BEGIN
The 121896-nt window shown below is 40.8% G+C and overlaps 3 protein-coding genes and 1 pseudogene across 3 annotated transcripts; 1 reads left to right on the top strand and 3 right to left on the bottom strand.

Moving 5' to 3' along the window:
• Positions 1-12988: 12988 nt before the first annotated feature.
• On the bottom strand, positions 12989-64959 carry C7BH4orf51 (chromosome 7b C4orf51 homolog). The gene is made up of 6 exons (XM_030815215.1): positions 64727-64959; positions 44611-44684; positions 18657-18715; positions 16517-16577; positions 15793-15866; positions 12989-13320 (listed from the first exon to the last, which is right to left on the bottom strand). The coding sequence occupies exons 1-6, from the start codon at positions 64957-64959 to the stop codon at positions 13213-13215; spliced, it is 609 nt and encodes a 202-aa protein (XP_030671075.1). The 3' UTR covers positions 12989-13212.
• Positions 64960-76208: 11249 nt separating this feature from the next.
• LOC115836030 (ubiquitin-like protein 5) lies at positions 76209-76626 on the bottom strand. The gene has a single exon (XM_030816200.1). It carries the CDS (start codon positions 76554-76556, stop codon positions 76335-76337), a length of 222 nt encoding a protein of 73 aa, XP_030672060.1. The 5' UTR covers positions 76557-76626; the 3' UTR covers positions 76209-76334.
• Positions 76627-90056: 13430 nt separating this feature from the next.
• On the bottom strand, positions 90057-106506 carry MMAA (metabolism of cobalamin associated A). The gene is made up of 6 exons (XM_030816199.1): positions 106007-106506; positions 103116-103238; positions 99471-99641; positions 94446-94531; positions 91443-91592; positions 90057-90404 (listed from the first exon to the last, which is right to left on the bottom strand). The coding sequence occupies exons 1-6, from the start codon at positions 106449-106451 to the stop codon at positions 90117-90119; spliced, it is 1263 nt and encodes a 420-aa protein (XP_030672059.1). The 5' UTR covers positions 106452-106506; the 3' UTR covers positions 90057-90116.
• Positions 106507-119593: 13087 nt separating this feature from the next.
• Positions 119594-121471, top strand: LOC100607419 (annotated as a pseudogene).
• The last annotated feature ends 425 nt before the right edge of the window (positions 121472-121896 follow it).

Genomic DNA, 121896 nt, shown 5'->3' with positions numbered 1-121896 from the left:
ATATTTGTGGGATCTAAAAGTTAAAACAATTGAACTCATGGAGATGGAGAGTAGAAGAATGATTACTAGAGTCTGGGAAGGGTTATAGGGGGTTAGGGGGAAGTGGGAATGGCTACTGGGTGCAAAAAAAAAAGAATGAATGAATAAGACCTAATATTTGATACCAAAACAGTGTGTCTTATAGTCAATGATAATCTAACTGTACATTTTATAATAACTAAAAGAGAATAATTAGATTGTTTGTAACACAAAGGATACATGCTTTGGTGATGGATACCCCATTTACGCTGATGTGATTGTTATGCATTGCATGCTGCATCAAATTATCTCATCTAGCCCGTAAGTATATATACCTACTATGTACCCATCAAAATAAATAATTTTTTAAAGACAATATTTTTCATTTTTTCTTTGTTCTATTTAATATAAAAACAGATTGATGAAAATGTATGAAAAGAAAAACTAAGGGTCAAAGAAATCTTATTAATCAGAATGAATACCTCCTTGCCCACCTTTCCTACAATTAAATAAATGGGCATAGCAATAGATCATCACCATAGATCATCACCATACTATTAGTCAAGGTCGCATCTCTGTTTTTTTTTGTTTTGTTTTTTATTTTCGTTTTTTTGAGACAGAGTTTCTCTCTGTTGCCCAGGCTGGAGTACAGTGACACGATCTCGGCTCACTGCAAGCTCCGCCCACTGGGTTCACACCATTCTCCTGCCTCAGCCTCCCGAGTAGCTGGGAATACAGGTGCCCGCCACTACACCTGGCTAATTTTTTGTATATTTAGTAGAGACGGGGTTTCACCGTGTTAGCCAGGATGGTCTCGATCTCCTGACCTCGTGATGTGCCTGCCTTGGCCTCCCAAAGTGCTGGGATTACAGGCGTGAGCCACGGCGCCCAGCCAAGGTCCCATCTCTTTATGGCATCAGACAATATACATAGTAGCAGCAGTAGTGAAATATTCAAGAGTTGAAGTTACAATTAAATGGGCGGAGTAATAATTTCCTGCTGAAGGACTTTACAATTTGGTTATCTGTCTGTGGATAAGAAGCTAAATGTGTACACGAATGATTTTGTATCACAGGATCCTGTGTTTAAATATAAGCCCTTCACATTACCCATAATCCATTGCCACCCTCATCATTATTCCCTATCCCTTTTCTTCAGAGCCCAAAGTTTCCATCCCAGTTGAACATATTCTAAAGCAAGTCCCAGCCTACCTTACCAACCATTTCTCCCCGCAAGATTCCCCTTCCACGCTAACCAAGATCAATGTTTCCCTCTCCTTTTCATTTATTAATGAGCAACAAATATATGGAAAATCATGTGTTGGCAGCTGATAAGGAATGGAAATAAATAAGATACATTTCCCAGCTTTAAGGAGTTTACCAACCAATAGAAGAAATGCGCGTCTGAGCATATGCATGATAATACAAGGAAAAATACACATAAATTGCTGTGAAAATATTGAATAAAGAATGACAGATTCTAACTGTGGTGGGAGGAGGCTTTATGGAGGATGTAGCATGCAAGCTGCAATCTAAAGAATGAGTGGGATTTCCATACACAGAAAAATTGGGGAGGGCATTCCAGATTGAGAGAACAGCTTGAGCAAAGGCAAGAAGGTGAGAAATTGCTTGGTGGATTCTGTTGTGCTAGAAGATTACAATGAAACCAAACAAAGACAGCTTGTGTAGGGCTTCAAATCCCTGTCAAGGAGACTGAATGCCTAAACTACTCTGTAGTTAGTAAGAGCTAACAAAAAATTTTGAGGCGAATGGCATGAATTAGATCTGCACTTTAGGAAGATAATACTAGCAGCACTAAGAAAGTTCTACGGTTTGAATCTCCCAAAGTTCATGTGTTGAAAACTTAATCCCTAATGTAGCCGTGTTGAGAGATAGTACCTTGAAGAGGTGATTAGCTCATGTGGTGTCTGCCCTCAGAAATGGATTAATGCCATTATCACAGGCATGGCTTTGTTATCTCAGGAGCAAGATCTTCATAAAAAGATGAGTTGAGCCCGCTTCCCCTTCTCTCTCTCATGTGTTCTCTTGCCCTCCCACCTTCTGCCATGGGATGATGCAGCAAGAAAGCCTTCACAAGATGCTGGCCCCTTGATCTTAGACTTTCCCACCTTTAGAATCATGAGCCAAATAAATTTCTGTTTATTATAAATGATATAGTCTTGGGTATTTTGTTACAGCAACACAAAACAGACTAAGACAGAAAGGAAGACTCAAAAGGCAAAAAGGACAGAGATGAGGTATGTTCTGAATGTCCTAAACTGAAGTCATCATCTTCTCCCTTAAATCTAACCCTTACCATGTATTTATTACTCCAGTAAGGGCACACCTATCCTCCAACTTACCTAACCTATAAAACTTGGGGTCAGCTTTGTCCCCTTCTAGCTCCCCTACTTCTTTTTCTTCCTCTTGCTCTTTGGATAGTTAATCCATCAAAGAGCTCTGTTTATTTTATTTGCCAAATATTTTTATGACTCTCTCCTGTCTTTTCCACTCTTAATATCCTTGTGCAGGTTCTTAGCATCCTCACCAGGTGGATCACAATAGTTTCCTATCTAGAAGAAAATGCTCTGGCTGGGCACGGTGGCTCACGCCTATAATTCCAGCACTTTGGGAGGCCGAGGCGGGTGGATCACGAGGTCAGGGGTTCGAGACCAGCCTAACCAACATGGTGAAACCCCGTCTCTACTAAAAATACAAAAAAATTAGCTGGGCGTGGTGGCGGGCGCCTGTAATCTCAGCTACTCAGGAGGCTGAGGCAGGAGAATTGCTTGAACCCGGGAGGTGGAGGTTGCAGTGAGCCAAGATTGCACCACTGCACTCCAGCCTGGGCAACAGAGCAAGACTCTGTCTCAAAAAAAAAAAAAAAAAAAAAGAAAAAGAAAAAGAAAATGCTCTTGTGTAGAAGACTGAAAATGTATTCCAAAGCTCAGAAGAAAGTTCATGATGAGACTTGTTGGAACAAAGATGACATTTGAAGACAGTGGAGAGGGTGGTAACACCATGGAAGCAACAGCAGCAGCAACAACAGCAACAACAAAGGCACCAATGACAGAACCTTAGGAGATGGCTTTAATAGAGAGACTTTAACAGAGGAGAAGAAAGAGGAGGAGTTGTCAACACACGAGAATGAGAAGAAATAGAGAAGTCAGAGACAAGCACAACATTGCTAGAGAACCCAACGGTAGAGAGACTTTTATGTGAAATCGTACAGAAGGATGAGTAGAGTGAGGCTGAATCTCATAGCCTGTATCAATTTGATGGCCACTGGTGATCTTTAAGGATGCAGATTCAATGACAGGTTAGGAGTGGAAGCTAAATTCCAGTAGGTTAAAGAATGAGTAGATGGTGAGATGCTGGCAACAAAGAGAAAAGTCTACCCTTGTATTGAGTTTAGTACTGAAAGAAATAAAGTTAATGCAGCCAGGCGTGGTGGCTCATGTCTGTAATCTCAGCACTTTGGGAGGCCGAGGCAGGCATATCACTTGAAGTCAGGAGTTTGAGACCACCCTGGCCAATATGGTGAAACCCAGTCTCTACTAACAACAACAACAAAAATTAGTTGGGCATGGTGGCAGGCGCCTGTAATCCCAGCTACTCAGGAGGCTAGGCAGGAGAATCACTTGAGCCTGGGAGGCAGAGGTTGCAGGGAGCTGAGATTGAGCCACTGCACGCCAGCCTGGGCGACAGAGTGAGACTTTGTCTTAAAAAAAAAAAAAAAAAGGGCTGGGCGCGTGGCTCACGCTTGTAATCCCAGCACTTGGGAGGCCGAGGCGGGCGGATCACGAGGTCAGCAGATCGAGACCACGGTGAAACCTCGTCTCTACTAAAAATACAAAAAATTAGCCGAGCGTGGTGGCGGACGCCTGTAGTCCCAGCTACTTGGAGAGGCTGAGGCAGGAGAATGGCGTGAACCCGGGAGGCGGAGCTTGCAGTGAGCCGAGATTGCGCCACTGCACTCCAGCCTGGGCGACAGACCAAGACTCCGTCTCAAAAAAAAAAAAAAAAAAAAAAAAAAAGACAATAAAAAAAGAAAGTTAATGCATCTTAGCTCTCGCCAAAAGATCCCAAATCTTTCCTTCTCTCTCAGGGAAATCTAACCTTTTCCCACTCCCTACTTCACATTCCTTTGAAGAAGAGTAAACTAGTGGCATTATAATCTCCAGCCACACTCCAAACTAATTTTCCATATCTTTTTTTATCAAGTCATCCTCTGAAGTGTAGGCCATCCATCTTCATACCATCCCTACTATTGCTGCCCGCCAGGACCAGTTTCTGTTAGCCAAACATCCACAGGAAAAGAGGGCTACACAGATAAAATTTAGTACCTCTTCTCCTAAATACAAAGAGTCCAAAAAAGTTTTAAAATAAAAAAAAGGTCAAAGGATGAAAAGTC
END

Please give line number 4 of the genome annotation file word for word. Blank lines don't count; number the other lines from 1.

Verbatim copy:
• On the bottom strand, positions 12989-64959 carry C7BH4orf51 (chromosome 7b C4orf51 homolog). The gene is made up of 6 exons (XM_030815215.1): positions 64727-64959; positions 44611-44684; positions 18657-18715; positions 16517-16577; positions 15793-15866; positions 12989-13320 (listed from the first exon to the last, which is right to left on the bottom strand). The coding sequence occupies exons 1-6, from the start codon at positions 64957-64959 to the stop codon at positions 13213-13215; spliced, it is 609 nt and encodes a 202-aa protein (XP_030671075.1). The 3' UTR covers positions 12989-13212.